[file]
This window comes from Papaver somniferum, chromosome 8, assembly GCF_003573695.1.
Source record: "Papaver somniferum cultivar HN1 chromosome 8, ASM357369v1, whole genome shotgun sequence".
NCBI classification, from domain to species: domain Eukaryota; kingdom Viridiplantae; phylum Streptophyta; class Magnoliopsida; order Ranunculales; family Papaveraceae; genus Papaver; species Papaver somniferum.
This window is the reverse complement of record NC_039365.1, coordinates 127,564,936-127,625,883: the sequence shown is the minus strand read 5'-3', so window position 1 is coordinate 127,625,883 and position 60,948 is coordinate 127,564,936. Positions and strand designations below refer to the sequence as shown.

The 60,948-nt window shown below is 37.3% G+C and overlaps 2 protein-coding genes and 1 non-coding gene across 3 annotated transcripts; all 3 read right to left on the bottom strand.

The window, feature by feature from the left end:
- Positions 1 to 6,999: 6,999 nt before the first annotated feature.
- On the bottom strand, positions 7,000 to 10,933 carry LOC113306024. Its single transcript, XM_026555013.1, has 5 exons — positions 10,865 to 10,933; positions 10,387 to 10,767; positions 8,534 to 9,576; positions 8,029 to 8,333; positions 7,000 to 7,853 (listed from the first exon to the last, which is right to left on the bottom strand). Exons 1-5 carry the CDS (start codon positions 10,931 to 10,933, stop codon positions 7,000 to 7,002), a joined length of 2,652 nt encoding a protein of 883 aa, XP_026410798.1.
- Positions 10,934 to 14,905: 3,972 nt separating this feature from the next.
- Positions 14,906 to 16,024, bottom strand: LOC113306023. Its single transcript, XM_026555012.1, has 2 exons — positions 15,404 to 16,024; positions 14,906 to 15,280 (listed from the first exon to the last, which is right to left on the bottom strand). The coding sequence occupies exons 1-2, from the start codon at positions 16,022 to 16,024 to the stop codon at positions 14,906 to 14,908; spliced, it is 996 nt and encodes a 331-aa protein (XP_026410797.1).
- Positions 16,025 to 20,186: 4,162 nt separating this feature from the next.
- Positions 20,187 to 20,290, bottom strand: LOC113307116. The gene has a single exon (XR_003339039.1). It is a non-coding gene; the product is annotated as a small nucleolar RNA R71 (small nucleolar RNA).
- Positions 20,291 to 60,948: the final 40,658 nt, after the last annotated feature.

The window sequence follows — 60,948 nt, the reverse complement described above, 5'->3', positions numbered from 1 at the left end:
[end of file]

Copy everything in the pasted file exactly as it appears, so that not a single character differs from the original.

This window comes from Papaver somniferum, chromosome 8, assembly GCF_003573695.1.
Source record: "Papaver somniferum cultivar HN1 chromosome 8, ASM357369v1, whole genome shotgun sequence".
NCBI classification, from domain to species: domain Eukaryota; kingdom Viridiplantae; phylum Streptophyta; class Magnoliopsida; order Ranunculales; family Papaveraceae; genus Papaver; species Papaver somniferum.
This window is the reverse complement of record NC_039365.1, coordinates 127,564,936-127,625,883: the sequence shown is the minus strand read 5'-3', so window position 1 is coordinate 127,625,883 and position 60,948 is coordinate 127,564,936. Positions and strand designations below refer to the sequence as shown.

The 60,948-nt window shown below is 37.3% G+C and overlaps 2 protein-coding genes and 1 non-coding gene across 3 annotated transcripts; all 3 read right to left on the bottom strand.

The window, feature by feature from the left end:
- Positions 1 to 6,999: 6,999 nt before the first annotated feature.
- On the bottom strand, positions 7,000 to 10,933 carry LOC113306024. Its single transcript, XM_026555013.1, has 5 exons — positions 10,865 to 10,933; positions 10,387 to 10,767; positions 8,534 to 9,576; positions 8,029 to 8,333; positions 7,000 to 7,853 (listed from the first exon to the last, which is right to left on the bottom strand). Exons 1-5 carry the CDS (start codon positions 10,931 to 10,933, stop codon positions 7,000 to 7,002), a joined length of 2,652 nt encoding a protein of 883 aa, XP_026410798.1.
- Positions 10,934 to 14,905: 3,972 nt separating this feature from the next.
- Positions 14,906 to 16,024, bottom strand: LOC113306023. Its single transcript, XM_026555012.1, has 2 exons — positions 15,404 to 16,024; positions 14,906 to 15,280 (listed from the first exon to the last, which is right to left on the bottom strand). The coding sequence occupies exons 1-2, from the start codon at positions 16,022 to 16,024 to the stop codon at positions 14,906 to 14,908; spliced, it is 996 nt and encodes a 331-aa protein (XP_026410797.1).
- Positions 16,025 to 20,186: 4,162 nt separating this feature from the next.
- Positions 20,187 to 20,290, bottom strand: LOC113307116. The gene has a single exon (XR_003339039.1). It is a non-coding gene; the product is annotated as a small nucleolar RNA R71 (small nucleolar RNA).
- Positions 20,291 to 60,948: the final 40,658 nt, after the last annotated feature.

The window sequence follows — 60,948 nt, the reverse complement described above, 5'->3', positions numbered from 1 at the left end: